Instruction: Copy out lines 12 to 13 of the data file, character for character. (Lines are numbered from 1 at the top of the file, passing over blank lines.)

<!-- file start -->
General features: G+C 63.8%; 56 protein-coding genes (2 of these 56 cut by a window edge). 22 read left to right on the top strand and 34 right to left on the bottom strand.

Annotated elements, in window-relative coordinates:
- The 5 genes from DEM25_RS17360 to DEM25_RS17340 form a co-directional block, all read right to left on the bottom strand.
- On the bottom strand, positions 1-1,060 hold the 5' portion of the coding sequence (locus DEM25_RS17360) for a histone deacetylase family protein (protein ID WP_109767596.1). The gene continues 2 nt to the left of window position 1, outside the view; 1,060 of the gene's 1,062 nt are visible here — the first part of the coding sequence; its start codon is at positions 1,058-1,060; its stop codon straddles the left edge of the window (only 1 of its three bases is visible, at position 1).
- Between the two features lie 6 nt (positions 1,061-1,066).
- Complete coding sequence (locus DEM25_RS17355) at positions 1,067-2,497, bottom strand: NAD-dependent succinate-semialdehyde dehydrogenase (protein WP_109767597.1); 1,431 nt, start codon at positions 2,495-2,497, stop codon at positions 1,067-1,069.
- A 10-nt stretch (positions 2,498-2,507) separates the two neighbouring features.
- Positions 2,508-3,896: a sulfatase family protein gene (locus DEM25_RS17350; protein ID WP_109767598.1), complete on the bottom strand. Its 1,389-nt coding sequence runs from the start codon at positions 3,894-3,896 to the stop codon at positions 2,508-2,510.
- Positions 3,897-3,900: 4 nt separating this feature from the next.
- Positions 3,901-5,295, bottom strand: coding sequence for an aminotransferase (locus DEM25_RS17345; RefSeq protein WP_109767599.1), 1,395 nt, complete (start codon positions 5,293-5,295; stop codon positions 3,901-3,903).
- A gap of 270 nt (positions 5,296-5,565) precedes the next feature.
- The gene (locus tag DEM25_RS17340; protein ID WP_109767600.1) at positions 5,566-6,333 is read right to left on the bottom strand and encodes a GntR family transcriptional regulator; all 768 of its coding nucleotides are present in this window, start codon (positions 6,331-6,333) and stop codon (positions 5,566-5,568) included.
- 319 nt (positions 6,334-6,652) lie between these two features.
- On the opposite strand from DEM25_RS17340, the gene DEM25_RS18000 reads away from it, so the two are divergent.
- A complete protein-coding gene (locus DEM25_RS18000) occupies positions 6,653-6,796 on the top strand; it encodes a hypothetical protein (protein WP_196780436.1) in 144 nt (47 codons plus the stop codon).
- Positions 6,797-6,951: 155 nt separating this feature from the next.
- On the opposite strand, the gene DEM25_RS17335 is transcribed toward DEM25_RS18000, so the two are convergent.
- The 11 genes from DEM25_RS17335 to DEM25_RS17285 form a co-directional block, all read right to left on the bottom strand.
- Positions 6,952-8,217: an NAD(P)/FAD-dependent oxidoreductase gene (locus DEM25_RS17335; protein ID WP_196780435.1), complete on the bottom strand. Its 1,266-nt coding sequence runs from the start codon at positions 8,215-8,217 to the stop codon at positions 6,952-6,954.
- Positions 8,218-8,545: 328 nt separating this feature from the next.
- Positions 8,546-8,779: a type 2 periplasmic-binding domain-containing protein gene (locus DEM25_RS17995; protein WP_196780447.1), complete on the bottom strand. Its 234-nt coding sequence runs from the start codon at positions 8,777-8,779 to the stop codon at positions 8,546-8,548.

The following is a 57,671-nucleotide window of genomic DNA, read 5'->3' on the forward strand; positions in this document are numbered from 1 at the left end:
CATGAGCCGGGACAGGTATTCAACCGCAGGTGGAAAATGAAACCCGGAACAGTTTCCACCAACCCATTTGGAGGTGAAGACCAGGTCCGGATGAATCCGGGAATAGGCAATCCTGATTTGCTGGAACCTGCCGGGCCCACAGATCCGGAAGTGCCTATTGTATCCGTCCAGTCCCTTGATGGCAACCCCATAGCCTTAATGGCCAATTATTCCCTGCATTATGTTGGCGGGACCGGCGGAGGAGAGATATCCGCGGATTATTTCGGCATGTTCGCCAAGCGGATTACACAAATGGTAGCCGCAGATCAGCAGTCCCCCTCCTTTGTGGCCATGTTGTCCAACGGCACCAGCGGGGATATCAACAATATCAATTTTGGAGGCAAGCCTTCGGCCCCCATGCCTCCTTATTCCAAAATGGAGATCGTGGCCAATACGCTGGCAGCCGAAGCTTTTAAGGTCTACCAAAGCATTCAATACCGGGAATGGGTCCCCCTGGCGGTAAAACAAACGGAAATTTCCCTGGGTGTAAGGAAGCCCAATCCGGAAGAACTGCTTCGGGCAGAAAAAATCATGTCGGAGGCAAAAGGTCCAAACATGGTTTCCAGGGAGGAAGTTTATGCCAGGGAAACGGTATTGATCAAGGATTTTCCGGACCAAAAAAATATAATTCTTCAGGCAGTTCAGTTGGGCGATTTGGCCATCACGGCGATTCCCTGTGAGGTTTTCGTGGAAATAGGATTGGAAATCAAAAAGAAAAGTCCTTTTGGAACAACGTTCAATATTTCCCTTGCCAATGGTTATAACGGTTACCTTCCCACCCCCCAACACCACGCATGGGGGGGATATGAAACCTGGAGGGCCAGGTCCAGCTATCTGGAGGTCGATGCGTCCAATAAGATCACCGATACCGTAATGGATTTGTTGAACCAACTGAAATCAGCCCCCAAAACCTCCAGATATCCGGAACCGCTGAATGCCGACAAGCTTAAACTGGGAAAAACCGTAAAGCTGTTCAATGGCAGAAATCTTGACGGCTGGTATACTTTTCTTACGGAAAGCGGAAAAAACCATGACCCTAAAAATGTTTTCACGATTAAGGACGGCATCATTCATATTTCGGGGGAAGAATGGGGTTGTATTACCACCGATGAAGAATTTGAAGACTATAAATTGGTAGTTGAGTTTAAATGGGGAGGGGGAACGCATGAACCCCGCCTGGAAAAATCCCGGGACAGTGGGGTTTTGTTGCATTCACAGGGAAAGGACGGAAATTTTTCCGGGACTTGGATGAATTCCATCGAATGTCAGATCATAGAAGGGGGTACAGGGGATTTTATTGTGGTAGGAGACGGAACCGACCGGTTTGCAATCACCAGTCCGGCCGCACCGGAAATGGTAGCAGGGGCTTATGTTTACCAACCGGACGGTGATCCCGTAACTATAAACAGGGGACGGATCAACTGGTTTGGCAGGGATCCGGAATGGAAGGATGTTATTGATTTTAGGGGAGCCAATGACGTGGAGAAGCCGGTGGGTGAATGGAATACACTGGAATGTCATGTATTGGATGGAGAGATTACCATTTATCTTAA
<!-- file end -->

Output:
- The gene (locus tag DEM25_RS17340; protein ID WP_109767600.1) at positions 5,566-6,333 is read right to left on the bottom strand and encodes a GntR family transcriptional regulator; all 768 of its coding nucleotides are present in this window, start codon (positions 6,331-6,333) and stop codon (positions 5,566-5,568) included.
- 319 nt (positions 6,334-6,652) lie between these two features.